This article was originally published in BayWa r.e. Solar Systems’ magazine Solar r.e.view, and was reprinted with permission.
By Boaz Soifer, CEO of BayWa r.e. Solar Systems
I had many discussions at Solar Power International concerning the impact of the upcoming trade case on solar contractors. While there are many far-reaching implications for the industry, most pressing for contractors is the question of what to do about the existing backlog of contracts, which were presumably sold at a specific price and might need to be installed with higher-priced equipment than anticipated.
The tariff outcome is unpredictable. The scenario most frequently anticipated is a moderate injury ruling, such as a floor price of $.58/W, as opposed to a ruling for the full requested floor price of $.78/W. It is also possible that a tariff, rather than a floor price, will be established. This could cause price increases for modules even if they are already priced above the anticipated floor. Obviously, at $.78/W the issues illustrated below will be more dramatic.
Most solar contractors operate with a 30- to 60-day backlog of projects, so it stands to reason that on the date a decision is made regarding the trade case, there will be 30 to 60 days’ worth of jobs “at risk.” What can a contractor do to mitigate that risk? There are four basic “levers” at a contractor’s disposal that I can think of:
- Ensure there is a clause in your contract that allows you to back out in the situation of increased equipment costs.
- Allow, in your contract, for re-pricing a system, within a mutually acceptable range. A vehicle to achieve this could be utilizing open-book pricing, and demonstrating a price increase via quotes from your supplier dated before and after the tariff decision.
- Purchasing the equipment needed to fulfill the backlog in advance of the tariff decision. (Note – in the current module shortage, you are more likely to find premium modules than Tier 1 Chinese, so this option is not universally viable.)
- Increase your selling prices in advance of the tariff decision so that your backlog, at the date of price increase, is still viable.
These levers can also be combined – for example, raising your prices by enough to cover the incremental cost of tying up your storage space and cash from making an advance purchase, or simply raising your prices incrementally to “hedge” against higher equipment costs.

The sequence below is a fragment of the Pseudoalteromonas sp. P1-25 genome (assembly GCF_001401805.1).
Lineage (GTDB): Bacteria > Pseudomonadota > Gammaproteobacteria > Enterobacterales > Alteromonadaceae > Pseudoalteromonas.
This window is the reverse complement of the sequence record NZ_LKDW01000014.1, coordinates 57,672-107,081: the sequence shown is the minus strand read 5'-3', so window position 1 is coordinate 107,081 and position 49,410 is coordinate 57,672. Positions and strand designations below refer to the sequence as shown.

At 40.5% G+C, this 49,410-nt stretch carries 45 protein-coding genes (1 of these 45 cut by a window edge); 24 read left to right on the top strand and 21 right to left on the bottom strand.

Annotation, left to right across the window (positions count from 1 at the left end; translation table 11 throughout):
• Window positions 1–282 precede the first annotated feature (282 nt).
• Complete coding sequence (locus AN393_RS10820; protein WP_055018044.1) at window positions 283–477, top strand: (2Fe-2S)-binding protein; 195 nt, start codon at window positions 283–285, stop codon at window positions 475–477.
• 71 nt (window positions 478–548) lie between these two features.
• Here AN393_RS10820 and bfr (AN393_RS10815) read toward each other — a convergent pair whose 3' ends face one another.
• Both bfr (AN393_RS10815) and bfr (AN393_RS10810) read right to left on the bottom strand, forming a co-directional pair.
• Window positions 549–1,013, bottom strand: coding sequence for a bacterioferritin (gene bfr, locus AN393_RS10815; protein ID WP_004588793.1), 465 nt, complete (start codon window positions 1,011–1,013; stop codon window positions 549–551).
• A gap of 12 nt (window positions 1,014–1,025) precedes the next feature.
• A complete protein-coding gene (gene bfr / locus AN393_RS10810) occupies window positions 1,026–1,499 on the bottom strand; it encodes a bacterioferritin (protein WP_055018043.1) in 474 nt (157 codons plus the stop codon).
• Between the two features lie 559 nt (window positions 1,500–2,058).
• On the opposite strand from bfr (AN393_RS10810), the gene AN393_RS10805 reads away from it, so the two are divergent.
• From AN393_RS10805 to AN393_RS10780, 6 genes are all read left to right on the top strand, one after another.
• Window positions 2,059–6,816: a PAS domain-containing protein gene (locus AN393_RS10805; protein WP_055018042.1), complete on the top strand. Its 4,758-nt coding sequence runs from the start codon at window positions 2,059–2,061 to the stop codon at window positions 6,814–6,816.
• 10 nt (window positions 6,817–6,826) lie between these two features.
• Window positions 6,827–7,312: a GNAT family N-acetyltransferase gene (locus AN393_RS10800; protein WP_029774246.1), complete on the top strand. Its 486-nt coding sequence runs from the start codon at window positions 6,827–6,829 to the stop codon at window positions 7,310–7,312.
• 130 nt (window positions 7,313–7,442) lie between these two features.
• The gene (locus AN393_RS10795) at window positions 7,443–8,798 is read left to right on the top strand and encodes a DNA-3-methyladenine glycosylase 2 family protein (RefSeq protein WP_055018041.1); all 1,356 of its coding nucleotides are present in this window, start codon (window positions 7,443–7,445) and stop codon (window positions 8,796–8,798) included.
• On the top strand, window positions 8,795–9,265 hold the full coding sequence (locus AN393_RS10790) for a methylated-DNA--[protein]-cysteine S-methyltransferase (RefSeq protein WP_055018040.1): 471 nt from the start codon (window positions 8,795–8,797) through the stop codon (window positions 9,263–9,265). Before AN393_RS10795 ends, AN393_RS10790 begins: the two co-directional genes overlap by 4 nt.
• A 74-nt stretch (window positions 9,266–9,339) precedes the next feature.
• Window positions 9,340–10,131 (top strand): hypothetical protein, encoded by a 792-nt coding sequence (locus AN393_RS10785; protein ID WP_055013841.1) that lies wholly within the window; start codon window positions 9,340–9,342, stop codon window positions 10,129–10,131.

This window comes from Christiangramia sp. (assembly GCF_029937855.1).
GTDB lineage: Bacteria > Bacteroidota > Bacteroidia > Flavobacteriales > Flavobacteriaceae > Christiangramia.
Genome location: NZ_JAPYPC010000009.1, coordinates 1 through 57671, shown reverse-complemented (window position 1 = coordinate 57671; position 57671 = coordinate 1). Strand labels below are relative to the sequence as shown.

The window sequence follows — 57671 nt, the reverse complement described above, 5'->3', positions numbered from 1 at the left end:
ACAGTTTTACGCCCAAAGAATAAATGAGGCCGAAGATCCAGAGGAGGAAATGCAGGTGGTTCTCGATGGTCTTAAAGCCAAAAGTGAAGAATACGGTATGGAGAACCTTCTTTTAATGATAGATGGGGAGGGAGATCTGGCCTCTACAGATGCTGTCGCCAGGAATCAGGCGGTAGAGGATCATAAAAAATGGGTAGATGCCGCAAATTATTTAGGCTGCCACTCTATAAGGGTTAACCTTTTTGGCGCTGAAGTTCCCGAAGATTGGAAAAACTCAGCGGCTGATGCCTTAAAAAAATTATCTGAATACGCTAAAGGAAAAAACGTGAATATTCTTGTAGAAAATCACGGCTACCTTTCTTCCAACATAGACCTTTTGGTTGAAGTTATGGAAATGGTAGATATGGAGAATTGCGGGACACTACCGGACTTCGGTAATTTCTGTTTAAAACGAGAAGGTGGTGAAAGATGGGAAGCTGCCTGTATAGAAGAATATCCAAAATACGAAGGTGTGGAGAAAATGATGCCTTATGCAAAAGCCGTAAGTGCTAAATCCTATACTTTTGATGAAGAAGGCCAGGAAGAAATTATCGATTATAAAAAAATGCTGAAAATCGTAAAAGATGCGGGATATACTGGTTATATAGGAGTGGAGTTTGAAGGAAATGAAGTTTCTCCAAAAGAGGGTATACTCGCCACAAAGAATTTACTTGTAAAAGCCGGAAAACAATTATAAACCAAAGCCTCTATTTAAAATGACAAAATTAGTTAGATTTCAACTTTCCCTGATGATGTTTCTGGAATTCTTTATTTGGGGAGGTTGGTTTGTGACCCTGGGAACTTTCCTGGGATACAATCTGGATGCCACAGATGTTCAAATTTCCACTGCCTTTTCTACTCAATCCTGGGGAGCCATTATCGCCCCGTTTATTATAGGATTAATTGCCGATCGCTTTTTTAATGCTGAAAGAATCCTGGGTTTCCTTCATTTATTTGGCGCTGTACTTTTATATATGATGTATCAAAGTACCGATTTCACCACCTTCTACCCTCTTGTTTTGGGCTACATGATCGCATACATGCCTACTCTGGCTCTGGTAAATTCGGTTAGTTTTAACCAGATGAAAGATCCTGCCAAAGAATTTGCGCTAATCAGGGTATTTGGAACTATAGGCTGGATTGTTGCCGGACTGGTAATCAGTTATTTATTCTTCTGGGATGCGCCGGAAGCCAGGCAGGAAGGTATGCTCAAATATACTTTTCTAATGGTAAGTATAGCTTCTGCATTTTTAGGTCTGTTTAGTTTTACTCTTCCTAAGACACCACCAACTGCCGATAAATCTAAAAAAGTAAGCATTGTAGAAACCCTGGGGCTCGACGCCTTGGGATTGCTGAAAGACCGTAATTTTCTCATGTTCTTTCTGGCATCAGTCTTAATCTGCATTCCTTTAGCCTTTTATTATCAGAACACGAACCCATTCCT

In the table below, the following terms are used:
- Margin health – assumes your margins before the tariff are healthy
- Streamlined vs. Complex – allows that altering your process for selling a project or getting it financed could increase complexity for your team, and should be considered an expense
- CAC or Customer Acquisition Cost – would increase if your close rate is reduced as a result of higher cancellation rates or increased prices
- Backlog health – assumes your normal state of affairs is a balanced backlog. If it is too short, you may struggle to keep crews busy and right-size inventory; if it’s too long, you may lose customers who don’t want to wait
First, evaluate the risk: do you still make a margin with the projected higher equipment costs? Is it worth just absorbing the higher cost on the backlog (to keep your crews busy and prevent complexity in your business)? If the answer to either of these is no, read on for some risk management mechanisms a few contractors are putting in place.
The most important factors to balance are your business’ sensitivity to weathering reduced margins for the duration of your backlog (and the degree of that margin reduction) compared with your willingness to let your backlog get lean, or even disappear, as a result of preserving margins. Do you already know if one of these factors is more important than the other?
If you want to try to preserve both your margins and backlog, you need to look at increasing the complexity of your sales process, as you would be having more frequent, and more complicated, discussions with your customers and possibly with the financing companies supporting their installations. If you want to preserve simplicity, margins and backlog, you might consider purchasing in advance if you’re sure you have the cash and space to do so.
Importantly, you still have time to choose your destiny, but not long. If you get your team together now and make some decisions about how you will manage, you will at least have your eyes open about the impacts a tariff may have on your business, and what levers you want to pull – and how hard you want to pull them – in response.
Please note: Boaz is not a contract lawyer, and he does not intend to give any legal advice. Contract laws vary from state to state, so please make sure you consult the appropriate resources before getting too creative with your contract language.